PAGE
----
Skip to Content

Genes and Development Ph.D. Program

Basic Science on Cancer and Disease

The Genes and Development Ph.D. Program (G&D) is for students seeking advanced training in biomedical research on the fundamental molecular mechanisms that control growth and cell differentiation, and that cause cancer and other human diseases.

Research in our program labs covers a broad spectrum of modern biomedical interests including Genetics, Genomics and Epigenetics; Cancer Biology; Stem Cells and Development; and Biochemistry and Biomolecular Structure. Diverse experimental systems, including mice, frogs, worms, fruit flies, sea urchins, yeast and human cells, are used by G&D faculty and graduate students to conduct their research.

Located in Houston, Texas, in the heart of the world’s largest medical center, the G&D Program provides an exceptional setting for biomedical research and graduate education. Browse through our pages and you’ll discover an outstanding program that prepares students for successful biomedical research careers in academia, industry and government and other biomedical-related professions.

For more information, please read this message from our program director.



G&D hosts 2-day short course on Genome Targeting and Imaging, January 2014

This January 29-30, the Genes & Development Program will host a special 2-day short course called “Snips & Pics: From Genome Targeting to Imaging” at MD Anderson. The course features talks by noted scientists from across the United States, which are free and open to the public, and hands-on demonstrations for graduate students. More Information

GSBS celebrates 50 years of educating scientists

Dr. Michelle Barton reflects on her first year serving jointly as dean of the Graduate School of Biomedical Sciences (GSBS), and on the 50th anniversary of GSBS. Read more here.


Shi Lab: Nature, doi:10.1038/nature13045. Wen H, et al. ZMYND11 links histone H3.3 K36 trimethylation to transcription elongation and tumor suppression.

Arur Lab: Developmental Cell, October 28, 2013. Lopez AL 3rd, et al. DAF-2 and ERK couple nutrient availability to meiotic progression during Caenorhabditis elegans oogenesis. PMID: 24120884

Ladbury Lab: Nature Structural and Molecular Biology, April 14, 2013. Suen KM, et al. Interaction with Shc prevents aberrant Erk activation in the absence of extracellular stimuli. PMID: 23584453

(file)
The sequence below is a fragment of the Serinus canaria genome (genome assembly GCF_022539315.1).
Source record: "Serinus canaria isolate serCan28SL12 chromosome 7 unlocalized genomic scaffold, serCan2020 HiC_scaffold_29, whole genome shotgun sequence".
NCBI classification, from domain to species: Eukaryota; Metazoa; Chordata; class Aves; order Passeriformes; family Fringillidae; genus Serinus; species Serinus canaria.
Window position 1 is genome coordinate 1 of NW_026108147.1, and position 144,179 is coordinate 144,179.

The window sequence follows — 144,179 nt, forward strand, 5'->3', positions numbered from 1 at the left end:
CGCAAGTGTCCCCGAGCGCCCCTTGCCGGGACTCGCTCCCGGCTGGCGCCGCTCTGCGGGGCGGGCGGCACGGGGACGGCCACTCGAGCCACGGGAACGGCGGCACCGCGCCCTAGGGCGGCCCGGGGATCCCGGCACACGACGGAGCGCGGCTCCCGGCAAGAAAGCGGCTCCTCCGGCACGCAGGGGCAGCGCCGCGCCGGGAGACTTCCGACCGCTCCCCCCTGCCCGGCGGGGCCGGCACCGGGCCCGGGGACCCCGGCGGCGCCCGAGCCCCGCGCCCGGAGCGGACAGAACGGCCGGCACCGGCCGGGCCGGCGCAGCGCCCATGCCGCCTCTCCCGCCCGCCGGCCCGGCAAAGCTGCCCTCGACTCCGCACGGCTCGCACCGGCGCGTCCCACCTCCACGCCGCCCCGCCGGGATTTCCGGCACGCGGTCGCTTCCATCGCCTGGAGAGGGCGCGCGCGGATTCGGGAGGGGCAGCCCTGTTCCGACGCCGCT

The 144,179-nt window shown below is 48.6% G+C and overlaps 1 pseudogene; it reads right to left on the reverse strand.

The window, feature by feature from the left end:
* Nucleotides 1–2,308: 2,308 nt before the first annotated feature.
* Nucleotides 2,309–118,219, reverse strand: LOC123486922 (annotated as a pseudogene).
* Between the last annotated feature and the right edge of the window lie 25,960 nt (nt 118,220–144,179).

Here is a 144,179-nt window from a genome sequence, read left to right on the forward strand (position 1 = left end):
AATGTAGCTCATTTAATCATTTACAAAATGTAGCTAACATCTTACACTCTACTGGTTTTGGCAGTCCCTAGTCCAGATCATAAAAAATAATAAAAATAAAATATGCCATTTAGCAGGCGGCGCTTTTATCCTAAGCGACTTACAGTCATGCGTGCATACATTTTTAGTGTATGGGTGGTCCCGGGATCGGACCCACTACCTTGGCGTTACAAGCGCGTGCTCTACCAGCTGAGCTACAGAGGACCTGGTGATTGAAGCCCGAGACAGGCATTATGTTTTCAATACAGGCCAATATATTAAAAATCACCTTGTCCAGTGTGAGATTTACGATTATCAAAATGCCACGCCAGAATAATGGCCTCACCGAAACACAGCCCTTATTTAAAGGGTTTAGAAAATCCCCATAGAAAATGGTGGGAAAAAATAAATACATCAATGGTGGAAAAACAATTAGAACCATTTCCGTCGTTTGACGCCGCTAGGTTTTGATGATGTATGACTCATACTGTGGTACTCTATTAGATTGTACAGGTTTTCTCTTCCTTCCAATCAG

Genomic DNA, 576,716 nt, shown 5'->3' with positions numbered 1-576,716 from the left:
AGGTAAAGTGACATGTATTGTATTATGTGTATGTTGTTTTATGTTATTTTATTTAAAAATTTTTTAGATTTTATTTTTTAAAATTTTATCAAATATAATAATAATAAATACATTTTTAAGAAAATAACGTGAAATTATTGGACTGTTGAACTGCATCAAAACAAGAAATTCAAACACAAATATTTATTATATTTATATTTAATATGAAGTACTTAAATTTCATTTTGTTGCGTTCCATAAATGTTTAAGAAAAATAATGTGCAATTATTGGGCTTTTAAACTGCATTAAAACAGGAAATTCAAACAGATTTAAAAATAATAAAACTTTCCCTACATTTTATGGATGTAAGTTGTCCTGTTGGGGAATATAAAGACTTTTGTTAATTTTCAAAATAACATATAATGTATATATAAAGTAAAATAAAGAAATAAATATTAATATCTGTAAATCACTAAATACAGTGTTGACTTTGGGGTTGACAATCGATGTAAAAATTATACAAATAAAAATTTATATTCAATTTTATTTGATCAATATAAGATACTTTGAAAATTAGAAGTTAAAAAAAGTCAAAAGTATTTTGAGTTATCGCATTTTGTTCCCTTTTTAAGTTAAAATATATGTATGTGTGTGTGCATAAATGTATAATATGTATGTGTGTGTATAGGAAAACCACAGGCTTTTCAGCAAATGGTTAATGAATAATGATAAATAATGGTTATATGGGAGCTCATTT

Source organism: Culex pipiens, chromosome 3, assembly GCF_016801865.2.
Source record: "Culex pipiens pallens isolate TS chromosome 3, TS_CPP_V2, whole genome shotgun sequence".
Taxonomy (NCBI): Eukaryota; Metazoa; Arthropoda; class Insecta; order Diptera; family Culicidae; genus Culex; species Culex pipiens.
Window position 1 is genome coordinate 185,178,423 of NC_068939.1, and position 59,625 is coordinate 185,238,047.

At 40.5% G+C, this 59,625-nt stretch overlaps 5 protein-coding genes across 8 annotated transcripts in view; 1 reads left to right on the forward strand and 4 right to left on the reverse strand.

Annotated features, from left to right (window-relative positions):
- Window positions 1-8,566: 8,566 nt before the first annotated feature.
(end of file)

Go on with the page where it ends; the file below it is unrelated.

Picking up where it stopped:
Flores Lab: Cell Metabolism, October 3, 2012. Su, X et al. TAp63 Is a Master Transcriptional Regulator of Lipid and Glucose Metabolism. PMID: 23040072 PMCID: PMC3483083

Ladbury Lab: Cell, June 22, 2012. Lin CC, et al. Inhibition of Basal FGF Receptor Signaling by Dimeric Grb2. PMID: 22726438

Lozano Lab: Cancer Cell, June 12, 2012. Jackson JG, et al. p53-Mediated Senescence Impairs the Apoptotic Response to Chemotherapy and Clinical Outcome in Breast Cancer. PMID: 22698404 PMCID: PMC3376352

Dent Lab: Cell, September 2, 2011. Latham JA, et al. Chromatin signaling of kinetochores: trans-regulation of Dam1 methylation by histone H2B ubiquitination. PMID: 21884933 PMCID: PMC3168986

Barton Lab: Nature, December 16, 2010. Tsai W-W, et al. TRIM24 links a non-canonical histone signature to breast cancer. PMID: 21164480 PMCID: PMC3058826

Flores Lab: Nature, October 21, 2010. Su X, et al. TAp63 suppresses metastasis through coordinate regulation of Dicer and miRNAs. PMID: 20962848 PMCID: PMC3055799

Program Communications

Genes and Development Program Brochure (pdf, 8 pages, 2.1 MB)

Genes and Development Annual Newsletters

Genes and Development Student Handbook is in revision. If you have questions, please contact Elisabeth Lindheim, Program Manager, at

© 2014 The University of Texas MD Anderson Cancer Center